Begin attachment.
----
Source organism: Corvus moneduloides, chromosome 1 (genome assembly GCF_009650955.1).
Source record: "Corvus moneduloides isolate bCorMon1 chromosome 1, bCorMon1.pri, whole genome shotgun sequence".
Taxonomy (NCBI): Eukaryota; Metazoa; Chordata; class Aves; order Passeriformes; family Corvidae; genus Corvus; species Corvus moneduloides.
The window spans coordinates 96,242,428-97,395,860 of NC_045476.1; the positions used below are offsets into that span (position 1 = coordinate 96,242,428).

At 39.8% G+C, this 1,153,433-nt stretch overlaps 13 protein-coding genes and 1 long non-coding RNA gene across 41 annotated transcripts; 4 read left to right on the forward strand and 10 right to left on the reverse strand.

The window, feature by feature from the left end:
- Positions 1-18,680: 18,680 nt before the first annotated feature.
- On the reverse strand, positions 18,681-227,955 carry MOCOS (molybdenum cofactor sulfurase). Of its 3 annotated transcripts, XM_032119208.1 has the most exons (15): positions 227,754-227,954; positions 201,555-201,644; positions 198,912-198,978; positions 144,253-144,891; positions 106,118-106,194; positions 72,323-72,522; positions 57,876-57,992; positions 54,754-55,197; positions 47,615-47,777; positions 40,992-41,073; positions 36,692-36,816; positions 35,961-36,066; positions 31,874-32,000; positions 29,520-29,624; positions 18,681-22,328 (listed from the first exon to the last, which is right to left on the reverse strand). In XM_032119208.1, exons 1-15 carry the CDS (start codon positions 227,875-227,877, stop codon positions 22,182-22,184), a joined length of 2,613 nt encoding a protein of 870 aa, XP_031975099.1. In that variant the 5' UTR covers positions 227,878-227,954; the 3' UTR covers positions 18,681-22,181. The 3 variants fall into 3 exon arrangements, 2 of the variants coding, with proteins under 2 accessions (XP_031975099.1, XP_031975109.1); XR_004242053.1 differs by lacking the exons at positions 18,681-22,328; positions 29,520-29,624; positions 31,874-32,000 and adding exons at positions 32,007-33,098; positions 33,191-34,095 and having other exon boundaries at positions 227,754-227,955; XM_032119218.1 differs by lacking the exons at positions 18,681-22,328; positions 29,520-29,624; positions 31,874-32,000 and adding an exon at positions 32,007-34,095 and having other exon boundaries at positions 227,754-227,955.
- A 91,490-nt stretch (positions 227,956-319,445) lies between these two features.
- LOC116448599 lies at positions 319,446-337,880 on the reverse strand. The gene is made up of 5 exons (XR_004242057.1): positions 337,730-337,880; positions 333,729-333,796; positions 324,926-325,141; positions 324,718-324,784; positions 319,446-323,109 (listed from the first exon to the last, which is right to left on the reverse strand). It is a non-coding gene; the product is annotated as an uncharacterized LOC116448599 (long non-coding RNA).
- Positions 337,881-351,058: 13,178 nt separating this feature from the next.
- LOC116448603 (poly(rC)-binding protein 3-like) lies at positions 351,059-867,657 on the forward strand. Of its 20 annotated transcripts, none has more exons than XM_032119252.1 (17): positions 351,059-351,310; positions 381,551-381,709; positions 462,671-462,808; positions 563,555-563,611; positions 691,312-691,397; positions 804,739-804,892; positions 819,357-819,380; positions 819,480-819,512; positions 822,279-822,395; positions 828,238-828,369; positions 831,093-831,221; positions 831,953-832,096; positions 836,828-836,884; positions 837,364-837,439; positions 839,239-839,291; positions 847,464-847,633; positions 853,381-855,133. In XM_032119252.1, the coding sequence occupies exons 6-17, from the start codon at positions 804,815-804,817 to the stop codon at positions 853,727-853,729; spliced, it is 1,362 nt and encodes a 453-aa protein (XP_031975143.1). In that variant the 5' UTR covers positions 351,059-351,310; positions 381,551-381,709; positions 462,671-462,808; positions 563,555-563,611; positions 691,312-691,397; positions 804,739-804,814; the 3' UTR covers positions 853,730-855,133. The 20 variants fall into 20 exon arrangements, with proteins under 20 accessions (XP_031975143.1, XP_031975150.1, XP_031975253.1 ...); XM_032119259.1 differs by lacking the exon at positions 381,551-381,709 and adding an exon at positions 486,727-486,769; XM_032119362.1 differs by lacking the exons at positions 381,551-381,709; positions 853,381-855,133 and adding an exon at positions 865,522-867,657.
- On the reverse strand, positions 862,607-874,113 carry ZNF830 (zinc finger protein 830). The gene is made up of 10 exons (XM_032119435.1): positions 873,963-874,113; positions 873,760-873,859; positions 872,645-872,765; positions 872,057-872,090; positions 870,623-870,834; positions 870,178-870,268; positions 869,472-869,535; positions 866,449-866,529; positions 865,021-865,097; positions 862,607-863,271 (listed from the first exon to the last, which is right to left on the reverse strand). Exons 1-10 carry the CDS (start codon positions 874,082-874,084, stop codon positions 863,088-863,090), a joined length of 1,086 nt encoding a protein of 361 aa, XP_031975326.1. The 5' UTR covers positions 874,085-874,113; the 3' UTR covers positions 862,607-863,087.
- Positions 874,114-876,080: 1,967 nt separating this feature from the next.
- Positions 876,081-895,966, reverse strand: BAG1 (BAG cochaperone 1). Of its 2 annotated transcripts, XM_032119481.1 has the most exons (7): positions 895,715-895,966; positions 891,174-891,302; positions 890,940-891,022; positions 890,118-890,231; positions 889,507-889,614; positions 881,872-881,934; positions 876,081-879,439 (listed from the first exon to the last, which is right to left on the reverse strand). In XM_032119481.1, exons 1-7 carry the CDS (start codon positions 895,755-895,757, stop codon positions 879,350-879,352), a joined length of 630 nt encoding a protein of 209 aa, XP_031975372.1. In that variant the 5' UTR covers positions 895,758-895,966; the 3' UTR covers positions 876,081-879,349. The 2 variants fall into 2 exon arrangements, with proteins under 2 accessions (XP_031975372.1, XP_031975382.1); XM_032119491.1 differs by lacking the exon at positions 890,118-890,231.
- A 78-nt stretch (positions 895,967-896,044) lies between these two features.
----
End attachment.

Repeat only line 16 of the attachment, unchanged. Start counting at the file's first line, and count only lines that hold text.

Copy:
- A 78-nt stretch (positions 895,967-896,044) lies between these two features.